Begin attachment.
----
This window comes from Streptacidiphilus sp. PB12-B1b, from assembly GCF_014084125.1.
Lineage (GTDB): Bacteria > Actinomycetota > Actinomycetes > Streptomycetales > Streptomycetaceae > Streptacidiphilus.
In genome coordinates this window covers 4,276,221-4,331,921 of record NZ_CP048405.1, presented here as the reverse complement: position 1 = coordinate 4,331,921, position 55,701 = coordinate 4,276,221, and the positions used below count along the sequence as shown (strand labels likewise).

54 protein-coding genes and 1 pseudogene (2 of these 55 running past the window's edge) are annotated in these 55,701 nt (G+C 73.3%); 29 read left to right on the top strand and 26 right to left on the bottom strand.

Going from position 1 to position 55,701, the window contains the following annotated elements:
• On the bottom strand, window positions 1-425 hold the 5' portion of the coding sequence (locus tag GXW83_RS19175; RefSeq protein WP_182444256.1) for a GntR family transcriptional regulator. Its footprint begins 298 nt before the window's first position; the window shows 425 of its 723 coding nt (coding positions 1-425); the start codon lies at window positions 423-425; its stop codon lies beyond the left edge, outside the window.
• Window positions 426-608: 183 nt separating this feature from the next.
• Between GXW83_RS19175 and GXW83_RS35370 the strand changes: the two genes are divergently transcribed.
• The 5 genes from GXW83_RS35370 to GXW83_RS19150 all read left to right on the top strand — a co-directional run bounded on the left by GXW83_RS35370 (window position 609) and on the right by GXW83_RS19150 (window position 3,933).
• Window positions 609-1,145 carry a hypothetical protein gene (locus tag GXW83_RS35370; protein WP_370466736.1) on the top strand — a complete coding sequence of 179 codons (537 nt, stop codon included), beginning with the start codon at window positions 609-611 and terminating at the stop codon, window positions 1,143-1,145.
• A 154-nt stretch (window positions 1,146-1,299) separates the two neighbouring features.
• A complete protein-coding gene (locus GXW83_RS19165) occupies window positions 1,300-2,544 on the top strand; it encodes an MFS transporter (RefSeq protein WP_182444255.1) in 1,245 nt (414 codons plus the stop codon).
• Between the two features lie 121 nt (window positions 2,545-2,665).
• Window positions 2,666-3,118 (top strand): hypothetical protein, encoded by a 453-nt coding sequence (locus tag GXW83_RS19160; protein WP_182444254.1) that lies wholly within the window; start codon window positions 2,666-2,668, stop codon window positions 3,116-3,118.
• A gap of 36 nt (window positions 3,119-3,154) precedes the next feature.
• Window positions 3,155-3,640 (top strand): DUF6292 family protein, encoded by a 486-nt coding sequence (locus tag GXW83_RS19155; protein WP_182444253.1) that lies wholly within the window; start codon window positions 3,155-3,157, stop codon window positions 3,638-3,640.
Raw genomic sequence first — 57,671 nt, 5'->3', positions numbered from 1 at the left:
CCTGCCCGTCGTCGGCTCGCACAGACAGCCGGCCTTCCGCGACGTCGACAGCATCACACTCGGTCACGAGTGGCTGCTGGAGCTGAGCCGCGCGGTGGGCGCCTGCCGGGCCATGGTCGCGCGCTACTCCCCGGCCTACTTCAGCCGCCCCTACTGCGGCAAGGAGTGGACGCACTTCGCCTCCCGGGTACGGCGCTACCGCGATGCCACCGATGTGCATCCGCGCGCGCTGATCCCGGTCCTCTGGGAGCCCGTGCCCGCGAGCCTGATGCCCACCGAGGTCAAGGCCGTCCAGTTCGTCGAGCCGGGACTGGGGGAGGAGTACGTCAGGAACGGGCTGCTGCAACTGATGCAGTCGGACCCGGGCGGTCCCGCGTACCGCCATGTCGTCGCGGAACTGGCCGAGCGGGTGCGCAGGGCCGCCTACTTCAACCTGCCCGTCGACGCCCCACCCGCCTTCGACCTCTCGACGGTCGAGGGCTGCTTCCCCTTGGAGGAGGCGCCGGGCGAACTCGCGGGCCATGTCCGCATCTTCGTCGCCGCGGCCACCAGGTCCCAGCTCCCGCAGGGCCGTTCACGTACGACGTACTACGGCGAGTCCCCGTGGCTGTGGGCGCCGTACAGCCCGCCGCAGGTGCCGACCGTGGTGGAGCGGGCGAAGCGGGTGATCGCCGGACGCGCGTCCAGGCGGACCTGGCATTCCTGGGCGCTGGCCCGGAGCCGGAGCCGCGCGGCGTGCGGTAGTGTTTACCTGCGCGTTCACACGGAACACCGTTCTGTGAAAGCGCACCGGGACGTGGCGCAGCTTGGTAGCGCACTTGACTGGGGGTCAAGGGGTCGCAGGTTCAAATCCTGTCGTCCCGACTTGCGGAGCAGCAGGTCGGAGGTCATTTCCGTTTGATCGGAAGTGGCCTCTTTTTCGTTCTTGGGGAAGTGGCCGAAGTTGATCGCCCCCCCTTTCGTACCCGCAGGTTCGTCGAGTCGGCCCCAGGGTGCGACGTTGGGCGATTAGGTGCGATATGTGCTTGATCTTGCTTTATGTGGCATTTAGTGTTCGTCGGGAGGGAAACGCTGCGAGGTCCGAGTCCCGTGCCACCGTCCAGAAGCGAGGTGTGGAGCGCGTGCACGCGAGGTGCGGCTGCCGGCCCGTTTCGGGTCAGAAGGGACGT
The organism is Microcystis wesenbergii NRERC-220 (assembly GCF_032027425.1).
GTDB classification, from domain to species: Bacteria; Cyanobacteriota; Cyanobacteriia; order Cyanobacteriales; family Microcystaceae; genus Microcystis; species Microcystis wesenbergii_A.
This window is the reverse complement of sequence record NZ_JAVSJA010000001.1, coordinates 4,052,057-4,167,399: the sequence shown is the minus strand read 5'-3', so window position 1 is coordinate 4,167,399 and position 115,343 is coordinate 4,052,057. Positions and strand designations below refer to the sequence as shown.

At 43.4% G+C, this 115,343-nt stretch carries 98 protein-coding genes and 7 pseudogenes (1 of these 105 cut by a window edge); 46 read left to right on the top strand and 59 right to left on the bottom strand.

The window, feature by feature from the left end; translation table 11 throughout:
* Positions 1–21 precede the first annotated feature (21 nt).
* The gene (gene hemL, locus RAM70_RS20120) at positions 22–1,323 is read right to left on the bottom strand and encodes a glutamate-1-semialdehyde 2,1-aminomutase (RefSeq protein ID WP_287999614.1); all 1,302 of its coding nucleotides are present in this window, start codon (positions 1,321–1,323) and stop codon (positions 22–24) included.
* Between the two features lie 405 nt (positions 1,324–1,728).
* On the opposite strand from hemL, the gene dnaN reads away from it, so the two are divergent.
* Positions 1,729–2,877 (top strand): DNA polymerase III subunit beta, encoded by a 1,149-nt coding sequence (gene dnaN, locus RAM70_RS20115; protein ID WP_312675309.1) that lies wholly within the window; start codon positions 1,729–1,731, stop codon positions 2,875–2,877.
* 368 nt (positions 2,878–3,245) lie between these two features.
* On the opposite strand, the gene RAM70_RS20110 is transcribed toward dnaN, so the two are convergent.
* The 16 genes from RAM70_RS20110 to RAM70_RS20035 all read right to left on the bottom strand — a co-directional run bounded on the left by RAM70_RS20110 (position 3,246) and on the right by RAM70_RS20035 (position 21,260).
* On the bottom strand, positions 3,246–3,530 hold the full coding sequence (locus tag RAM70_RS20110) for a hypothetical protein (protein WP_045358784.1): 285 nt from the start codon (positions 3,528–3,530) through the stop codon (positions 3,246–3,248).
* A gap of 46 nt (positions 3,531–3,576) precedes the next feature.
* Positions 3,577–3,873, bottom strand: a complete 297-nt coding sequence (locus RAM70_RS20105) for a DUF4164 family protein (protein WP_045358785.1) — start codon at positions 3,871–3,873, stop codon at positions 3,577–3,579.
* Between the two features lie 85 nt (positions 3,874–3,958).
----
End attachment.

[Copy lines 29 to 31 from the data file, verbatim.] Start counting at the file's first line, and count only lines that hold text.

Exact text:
* 368 nt (positions 2,878–3,245) lie between these two features.
* On the opposite strand, the gene RAM70_RS20110 is transcribed toward dnaN, so the two are convergent.
* The 16 genes from RAM70_RS20110 to RAM70_RS20035 all read right to left on the bottom strand — a co-directional run bounded on the left by RAM70_RS20110 (position 3,246) and on the right by RAM70_RS20035 (position 21,260).